Oscar Wilde said conversation about it was the last refuge of the unimaginative, while Bill Bryson noted that its most striking characteristic is that there isn’t much of it. The weather – and the British obsession with talking about it – has been puzzling outsiders for decades.
According to recent research, 94% of British respondents admit to having conversed about the weather in the past six hours, while 38% say they have in the past 60 minutes. “This means at almost any moment in this country, at least a third of the population is either talking about the weather, has already done so or is about to do so,” says social anthropologist Kate Fox, who performed the studies in 2010 for an update of her book Watching the English.
So why do the British do it? Is there something about the nation’s weather that makes it worthy of discussion, or is it simply a cultural foible? And do any other nationalities share this peculiar conversational trait?
Several features of Britain’s geography make the weather the way it is: mild, changeable, and famously unpredictable.
Britain’s position at the edge of the Atlantic places it at the end of a storm track – relatively narrow zones over oceans that storms travel down, driven by the prevailing winds. “These storms are feeding on the temperature difference from the equator to the pole,” says Douglas Parker, joint Met Office professor of meteorology at the University of Leeds.
As the warm and cold air fly towards and over each other, the earth’s rotation creates cyclones – and the UK bears the tail end of them.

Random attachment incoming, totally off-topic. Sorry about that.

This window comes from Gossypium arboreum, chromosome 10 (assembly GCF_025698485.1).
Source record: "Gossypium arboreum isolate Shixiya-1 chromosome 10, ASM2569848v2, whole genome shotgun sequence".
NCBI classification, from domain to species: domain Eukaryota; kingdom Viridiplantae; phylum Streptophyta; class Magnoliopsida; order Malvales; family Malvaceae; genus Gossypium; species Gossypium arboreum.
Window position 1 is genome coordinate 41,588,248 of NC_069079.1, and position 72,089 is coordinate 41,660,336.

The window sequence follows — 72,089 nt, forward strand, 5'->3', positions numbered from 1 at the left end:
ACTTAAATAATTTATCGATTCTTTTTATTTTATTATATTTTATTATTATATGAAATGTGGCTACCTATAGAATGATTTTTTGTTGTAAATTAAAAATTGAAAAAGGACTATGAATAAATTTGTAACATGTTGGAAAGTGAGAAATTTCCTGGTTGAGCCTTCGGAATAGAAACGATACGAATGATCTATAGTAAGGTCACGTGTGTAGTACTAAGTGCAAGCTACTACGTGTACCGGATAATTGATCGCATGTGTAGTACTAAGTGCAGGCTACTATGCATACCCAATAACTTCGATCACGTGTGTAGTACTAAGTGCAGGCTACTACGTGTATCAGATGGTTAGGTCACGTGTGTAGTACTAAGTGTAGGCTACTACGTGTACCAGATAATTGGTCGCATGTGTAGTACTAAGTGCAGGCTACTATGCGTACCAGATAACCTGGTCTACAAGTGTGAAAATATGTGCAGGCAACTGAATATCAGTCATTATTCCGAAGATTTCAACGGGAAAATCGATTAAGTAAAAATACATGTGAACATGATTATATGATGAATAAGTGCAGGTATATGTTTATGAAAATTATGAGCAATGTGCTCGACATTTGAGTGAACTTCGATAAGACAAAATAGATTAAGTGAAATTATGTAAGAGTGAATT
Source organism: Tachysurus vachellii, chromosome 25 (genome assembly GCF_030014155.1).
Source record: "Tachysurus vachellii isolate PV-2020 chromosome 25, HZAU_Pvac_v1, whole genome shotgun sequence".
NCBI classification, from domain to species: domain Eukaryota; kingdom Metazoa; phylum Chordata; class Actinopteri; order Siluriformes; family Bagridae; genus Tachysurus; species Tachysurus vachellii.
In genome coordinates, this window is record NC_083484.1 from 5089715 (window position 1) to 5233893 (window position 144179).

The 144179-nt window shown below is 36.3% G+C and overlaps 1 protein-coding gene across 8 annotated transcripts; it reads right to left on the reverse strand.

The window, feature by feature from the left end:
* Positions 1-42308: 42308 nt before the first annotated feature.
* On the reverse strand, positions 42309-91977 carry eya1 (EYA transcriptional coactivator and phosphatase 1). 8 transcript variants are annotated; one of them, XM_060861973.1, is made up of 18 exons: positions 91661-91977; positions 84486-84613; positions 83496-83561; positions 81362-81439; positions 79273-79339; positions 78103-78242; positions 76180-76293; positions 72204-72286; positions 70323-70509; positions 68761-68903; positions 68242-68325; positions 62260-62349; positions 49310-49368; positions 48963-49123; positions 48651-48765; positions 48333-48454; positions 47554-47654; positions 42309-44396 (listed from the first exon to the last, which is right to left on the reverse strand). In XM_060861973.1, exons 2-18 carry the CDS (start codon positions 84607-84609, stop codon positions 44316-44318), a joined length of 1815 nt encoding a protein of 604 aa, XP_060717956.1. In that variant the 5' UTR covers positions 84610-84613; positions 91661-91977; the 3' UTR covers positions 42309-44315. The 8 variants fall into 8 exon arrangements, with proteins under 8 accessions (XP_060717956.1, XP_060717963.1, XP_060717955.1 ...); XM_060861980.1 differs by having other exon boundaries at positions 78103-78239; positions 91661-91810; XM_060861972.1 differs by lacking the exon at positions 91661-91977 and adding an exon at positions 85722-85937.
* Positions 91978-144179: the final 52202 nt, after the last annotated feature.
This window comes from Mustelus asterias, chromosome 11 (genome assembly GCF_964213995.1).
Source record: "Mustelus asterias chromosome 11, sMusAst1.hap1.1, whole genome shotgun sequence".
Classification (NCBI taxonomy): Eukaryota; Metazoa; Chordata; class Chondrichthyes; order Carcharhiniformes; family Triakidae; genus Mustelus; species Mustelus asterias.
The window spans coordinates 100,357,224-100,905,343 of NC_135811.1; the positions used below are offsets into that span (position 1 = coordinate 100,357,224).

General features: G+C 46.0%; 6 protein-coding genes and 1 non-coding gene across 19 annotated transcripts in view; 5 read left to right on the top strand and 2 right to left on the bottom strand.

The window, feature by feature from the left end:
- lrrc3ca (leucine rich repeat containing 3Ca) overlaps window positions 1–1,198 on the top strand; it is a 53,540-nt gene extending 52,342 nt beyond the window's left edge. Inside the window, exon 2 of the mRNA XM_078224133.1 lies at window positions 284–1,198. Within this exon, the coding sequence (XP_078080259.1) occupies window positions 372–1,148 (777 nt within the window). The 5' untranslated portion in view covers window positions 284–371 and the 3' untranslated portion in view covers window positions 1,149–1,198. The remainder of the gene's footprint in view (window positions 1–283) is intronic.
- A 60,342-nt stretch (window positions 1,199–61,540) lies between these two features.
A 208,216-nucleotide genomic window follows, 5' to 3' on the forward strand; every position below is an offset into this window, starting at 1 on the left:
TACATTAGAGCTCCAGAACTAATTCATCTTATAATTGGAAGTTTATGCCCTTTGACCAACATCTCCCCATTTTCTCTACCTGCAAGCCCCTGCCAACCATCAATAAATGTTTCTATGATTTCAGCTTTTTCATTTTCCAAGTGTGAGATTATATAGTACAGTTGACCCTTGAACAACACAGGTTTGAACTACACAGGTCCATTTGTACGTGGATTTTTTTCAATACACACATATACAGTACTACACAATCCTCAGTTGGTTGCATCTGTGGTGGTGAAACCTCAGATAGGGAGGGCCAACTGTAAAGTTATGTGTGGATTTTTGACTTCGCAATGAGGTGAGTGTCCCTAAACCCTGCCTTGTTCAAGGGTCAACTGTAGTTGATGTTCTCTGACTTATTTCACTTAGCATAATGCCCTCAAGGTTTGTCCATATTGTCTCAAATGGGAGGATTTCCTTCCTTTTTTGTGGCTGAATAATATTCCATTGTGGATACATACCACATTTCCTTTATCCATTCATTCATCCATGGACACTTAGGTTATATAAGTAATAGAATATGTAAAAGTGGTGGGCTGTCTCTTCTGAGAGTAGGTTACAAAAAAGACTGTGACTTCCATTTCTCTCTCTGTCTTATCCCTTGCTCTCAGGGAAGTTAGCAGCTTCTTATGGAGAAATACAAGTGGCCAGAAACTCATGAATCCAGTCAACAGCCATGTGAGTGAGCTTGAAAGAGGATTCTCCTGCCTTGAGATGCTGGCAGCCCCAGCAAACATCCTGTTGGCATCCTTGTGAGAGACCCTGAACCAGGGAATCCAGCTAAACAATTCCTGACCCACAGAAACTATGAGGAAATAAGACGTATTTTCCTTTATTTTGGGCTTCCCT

Then there is the Gulf Stream, which makes the British climate milder than it should be, given its northern latitude, and the fact that the UK is made up of islands, meaning there is a lot of moisture in the air. “Water in the atmosphere makes the weather particularly unpredictable,” Parker says.
The variability means residents never know quite what to expect. Snow in summer? T-shirts in winter? Recently, the hottest-ever November day was recorded in mid-Wales, with temperatures hitting a balmy 22.4C. “It’s much more unpredictable than the climate of many countries,” says Trevor Harley, chair of cognitive psychology at the University of Dundee, who runs a website devoted to the British weather. “There’s always something happening – and if there isn’t, there is the promise.”
It is these types of extremes that generate much of the debate on online forums about the British weather (yes, they do exist!). The British Weather Newsgroup, for example, has been running since the mid-1990s and was started as a forum for enthusiasts to discuss scientific aspects of the British weather.
Today, almost all aspects of the weather are up for debate, although there are two major themes, says Harley. One is speculation about – and a desire for – severe weather, such as a traditional white Christmas – never mind the fact the UK has only experienced a widespread, Dickensian-like Christmas snow four times in the past 51 years.
The other theme is nostalgia for the weather of the past, which Harley notes is often at odds with the reality. “In my memory, every summer’s day in the 60s was hot and sunny with unbroken sunshine. In fact, this could only have been a few days in a few months; summers in the 60s were unusually cool and unsettled,” he says.
Many of the day-to-day conversations British people initiate about the weather, however, are more mundane. Comments like “cold, isn’t it?” don’t even particularly demand a full response; a grunt of agreement will suffice.
Weather talk helps us overcome social inhibitions – Kate Fox
Fox has eavesdropped on hundreds of such weather-related conversations as part of her research. She concludes that they’re less about the weather and more akin to the kind of physical grooming that occurs among our primate cousins. “Weather talk is a kind of code that we have evolved to help us overcome social inhibitions and actually talk to one another,” says Fox.